IMF: Recession not as bad as initially feared

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The International Monetary Fund (IMF) released the October 2020 issue of their World Economic Outlook (WEO) report, analysed by Sea Intelligence Consulting.

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Although the global economy is still predicted for a recession in 2020, the intensity of it is now lower than previously anticipated. Compared to their previous report in June, the IMF revised global economic projections up by 0.8 percentage points. What this means is that the global economy is now projected to shrink by -4.4% in 2020 compared to a -5.2% contraction in the June report. However, the expected recovery in 2021 was revised downwards by -0.2 percentage points to a growth of 5.2%.

For 2020, the advanced economies were revised upwards by a significant 2.3 percentage points, which means that although they are still predicted to be in a severe recession of -5.8%, it is not as bad as initially feared. Part of this could be explained by the exceptionally strong Transpacific demand especially on the US West Coast. Although the IMF have revised the 2020 economic projections upwards, they have also revised the 2021 projections downwards by -0.9 percentage points.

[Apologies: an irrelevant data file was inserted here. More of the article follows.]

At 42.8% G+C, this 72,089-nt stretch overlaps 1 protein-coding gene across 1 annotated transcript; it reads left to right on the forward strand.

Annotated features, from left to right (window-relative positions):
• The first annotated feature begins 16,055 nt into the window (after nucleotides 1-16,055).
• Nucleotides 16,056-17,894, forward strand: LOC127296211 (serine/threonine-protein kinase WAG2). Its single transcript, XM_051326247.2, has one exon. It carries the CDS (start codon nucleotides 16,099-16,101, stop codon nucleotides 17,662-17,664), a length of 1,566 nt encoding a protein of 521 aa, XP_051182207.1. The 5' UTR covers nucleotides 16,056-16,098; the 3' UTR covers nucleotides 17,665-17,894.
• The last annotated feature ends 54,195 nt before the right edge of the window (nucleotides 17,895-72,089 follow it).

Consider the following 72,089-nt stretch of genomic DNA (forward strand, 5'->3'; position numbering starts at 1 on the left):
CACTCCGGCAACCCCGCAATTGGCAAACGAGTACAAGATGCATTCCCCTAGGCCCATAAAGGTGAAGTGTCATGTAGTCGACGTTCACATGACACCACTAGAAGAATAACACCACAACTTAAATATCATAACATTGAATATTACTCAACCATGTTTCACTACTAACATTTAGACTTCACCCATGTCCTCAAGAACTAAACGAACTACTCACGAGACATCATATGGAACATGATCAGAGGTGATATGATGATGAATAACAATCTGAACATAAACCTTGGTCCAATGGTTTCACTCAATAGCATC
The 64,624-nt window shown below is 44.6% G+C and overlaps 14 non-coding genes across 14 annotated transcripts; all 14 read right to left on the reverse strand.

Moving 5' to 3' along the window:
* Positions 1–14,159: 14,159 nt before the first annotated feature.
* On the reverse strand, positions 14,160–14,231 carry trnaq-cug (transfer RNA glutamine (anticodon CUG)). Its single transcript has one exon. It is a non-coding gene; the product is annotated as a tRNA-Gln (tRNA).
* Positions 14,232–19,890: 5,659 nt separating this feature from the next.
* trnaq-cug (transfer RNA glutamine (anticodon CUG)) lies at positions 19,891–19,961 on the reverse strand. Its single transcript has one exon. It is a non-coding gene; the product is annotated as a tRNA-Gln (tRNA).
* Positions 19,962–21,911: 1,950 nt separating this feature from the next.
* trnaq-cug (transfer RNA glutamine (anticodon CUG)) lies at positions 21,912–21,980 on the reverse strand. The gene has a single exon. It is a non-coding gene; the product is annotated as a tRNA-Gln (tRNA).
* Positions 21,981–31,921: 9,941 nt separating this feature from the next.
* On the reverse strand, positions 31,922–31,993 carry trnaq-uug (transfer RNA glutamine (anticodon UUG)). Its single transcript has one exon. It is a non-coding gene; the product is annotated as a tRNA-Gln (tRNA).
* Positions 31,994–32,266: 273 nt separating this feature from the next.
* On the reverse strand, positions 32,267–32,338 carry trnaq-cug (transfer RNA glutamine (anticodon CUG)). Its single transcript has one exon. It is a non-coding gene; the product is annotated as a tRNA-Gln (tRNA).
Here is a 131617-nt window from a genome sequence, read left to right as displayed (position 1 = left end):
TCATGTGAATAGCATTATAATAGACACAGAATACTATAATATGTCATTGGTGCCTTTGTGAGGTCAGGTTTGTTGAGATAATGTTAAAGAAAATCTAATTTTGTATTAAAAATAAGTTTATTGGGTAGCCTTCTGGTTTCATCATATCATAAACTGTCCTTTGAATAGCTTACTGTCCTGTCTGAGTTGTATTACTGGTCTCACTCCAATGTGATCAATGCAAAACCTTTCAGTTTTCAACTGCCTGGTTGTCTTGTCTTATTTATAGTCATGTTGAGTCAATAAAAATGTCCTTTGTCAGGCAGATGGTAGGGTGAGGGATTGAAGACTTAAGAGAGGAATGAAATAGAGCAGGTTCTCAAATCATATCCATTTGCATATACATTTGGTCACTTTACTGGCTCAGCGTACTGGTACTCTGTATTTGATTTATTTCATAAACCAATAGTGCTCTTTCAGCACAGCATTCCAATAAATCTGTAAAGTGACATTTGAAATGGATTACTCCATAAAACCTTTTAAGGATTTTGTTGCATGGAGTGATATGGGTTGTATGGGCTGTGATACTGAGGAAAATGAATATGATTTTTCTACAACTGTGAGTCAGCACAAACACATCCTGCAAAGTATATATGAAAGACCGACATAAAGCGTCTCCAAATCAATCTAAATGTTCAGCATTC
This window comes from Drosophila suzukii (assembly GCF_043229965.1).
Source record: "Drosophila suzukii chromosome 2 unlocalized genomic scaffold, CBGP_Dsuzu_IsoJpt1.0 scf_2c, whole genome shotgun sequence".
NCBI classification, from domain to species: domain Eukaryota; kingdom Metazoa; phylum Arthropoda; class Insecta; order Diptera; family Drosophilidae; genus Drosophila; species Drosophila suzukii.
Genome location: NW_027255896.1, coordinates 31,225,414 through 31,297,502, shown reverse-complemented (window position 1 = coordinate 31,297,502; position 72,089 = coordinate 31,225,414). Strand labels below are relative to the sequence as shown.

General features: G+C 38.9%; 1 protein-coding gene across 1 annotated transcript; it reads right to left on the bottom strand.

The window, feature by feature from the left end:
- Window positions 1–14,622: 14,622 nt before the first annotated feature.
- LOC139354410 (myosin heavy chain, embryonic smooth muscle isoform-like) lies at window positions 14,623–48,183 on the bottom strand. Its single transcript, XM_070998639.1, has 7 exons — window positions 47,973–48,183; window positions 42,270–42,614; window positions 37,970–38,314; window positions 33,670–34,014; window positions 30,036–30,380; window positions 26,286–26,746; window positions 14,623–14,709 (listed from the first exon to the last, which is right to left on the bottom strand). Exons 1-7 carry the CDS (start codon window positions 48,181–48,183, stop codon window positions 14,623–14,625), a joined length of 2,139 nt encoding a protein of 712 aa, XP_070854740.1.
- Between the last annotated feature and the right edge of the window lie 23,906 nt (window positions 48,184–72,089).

The outlook for world trade has also improved since the June report, with positive revisions across the board. World trade in 2020 was revised upwards by 1.5 percentage points to a contraction of -10.4%. Imports by the advanced economies were revised upwards by 1.7 percentage points to -11.5% while exports by the advanced economies were revised upwards by 2.0 percentage points to -11.6%. Imports by the emerging economies were unchanged at -9.4% and exports by the emerging economies were revised upwards by 1.6 percentage points to -7.7%.

While both advanced and emerging economies are predicted to have a strong recovery in 2021, we need to be mindful that a growth in 2021 will come from a lower 2020 base and any recovery would therefore be amplified.

#IMF #globaleconomy

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